Bellator 290 predictions -- Ryan Bader vs. Fedor Emelianenko: Fight card, odds, prelims, preview, expert picks
MMA returns to CBS on Saturday night when Bellator 290 becomes the first card to air on the network since 2010. The event will be held at Kia Forum in Inglewood, California.
In the main event, Ryan Bader will defend the Bellator heavyweight championship against Fedor Emelianenko. The fight will be the final one in the legendary career of Emelianenko, who is one of the greatest fighters in the history of the sport. The pair met previously, with Bader taking just 35 seconds to score the TKO victory, winning the then-vacant championship and the Bellator Heavyweight World Grand Prix in 2019. Bader has since successfully defended his title twice.
"There are a few things I can take away from our first fight, but it was 35 seconds. There was one punch thrown. You can't take much," Bader said this week. "This is a whole new fight. Every fight, I go out there thinking I'm fighting 25 minutes and my opponent is the best he's ever been. That's the way to approach a fight. I'm not resting on what happened last fight. I can't bring that fight into this fight. I picked up a little, like his quickness and everything like that. But it's a whole new fight, 35 seconds is not much you can take away."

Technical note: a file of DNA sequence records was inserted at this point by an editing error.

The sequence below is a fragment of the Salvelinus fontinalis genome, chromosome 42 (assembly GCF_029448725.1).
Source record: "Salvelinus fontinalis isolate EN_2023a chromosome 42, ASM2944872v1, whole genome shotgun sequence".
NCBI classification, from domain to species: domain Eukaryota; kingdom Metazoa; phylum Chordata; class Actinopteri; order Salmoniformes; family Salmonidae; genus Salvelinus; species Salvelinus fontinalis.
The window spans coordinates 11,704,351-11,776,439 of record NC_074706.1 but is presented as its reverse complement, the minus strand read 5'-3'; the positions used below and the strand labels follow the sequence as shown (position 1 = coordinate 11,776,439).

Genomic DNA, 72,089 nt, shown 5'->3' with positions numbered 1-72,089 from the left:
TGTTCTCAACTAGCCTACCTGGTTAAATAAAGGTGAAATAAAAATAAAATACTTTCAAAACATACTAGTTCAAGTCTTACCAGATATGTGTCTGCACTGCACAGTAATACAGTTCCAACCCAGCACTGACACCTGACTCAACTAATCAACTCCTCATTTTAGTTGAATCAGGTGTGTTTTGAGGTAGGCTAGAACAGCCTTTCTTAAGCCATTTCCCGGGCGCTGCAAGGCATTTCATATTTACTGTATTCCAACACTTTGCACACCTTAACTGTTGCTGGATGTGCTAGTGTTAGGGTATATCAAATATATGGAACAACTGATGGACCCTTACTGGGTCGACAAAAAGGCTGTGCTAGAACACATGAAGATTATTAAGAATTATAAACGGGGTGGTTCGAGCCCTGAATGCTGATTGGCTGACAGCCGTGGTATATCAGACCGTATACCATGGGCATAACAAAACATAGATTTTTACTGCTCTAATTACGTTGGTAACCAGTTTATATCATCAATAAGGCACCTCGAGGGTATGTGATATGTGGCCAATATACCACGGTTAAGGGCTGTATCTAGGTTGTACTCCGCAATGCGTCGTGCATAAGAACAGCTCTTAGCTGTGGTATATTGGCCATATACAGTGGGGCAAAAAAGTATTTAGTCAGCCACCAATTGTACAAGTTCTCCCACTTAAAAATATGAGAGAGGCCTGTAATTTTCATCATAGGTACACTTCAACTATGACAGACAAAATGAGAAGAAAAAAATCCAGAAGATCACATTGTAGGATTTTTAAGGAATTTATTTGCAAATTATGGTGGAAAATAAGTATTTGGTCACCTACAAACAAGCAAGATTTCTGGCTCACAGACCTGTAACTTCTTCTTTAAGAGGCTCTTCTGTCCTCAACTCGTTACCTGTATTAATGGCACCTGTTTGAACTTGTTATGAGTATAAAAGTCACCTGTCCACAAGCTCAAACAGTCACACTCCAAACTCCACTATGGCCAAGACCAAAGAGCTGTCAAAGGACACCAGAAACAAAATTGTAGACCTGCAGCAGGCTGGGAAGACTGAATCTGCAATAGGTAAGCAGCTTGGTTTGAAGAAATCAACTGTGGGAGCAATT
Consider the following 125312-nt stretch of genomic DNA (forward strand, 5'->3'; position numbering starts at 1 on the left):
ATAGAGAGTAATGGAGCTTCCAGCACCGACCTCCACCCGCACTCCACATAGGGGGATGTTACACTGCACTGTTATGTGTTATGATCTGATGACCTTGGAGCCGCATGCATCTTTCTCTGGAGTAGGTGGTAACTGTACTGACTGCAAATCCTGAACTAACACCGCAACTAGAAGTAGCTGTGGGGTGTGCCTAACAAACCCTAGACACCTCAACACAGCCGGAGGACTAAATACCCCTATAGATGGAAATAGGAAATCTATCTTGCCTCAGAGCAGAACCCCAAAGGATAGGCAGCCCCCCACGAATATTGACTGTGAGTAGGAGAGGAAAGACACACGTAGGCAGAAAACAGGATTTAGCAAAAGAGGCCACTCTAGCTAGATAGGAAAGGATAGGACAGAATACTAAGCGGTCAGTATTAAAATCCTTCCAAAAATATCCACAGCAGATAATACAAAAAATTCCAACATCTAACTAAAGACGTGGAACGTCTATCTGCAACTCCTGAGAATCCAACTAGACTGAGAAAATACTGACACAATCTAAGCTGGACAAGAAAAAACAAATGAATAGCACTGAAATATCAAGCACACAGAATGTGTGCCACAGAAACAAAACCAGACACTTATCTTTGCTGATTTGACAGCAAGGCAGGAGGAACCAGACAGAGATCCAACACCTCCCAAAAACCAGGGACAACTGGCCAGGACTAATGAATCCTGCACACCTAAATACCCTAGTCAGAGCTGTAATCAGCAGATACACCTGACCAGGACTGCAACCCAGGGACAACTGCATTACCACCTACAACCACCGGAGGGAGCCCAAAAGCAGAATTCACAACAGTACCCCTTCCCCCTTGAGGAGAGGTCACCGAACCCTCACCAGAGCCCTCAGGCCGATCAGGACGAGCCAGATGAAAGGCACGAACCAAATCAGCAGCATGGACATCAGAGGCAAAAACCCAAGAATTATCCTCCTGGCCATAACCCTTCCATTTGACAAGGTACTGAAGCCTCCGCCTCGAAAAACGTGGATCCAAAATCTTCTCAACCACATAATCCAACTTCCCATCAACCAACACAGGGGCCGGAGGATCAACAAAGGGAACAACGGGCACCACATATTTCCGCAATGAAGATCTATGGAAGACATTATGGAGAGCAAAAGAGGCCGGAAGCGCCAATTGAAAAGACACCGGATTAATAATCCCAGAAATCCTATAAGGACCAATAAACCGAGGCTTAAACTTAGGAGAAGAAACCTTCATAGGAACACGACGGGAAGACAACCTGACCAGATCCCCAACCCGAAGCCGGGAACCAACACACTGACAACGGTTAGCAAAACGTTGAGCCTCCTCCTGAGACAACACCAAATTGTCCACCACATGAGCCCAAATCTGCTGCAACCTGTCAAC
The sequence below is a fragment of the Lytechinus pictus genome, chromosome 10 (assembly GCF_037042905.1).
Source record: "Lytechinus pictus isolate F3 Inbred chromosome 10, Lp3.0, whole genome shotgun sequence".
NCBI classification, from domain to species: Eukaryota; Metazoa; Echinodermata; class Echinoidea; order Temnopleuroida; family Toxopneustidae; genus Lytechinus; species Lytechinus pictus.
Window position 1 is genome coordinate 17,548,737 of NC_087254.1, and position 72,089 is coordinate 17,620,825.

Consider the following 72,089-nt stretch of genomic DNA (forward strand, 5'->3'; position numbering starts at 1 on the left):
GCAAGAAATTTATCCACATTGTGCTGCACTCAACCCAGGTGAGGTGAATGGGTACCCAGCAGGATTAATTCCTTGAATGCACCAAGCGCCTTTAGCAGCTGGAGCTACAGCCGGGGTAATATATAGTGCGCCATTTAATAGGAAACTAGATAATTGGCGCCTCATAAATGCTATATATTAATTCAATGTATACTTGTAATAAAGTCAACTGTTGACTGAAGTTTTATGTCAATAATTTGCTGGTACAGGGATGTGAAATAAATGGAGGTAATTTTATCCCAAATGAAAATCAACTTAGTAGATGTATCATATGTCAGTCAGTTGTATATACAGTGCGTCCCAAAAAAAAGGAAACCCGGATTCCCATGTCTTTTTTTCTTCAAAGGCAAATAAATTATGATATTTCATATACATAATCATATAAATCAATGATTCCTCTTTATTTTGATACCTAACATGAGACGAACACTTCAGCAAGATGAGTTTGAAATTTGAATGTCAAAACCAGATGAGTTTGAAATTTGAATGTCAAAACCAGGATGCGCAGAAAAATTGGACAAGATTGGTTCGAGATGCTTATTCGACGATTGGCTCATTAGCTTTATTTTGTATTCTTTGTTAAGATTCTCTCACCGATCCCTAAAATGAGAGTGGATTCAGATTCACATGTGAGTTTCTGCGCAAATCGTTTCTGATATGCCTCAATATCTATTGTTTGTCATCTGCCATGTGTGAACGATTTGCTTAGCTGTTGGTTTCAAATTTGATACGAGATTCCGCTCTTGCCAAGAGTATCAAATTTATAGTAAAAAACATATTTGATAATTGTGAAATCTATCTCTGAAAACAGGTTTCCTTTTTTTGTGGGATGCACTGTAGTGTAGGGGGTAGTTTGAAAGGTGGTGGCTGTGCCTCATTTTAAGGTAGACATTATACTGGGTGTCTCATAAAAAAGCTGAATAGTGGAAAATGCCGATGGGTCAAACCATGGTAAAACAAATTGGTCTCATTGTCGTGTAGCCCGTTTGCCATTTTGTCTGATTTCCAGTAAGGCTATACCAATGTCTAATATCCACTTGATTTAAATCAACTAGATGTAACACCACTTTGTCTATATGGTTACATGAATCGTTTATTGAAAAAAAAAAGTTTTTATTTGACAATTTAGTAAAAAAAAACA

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There's another championship fight on the card as undefeated Johnny Eblen defends his middleweight title against Anatoly Tokov. The fight is Eblen's first defense since winning the belt with a dominant performance against Gegard Mousasi in June 2022. Tokov has won seven straight since debuting in Bellator, five of those wins coming by stoppage.
"This is just another challenge for me. Another step in the right direction, and it's the reason I called [Tokov] out in the first place. I knew about his record," Eblen said this week. "I knew he was 7-0 in Bellator, and I know he's really good. So, I want to take him out and put on a show in front of all the fans and those tuning in on CBS.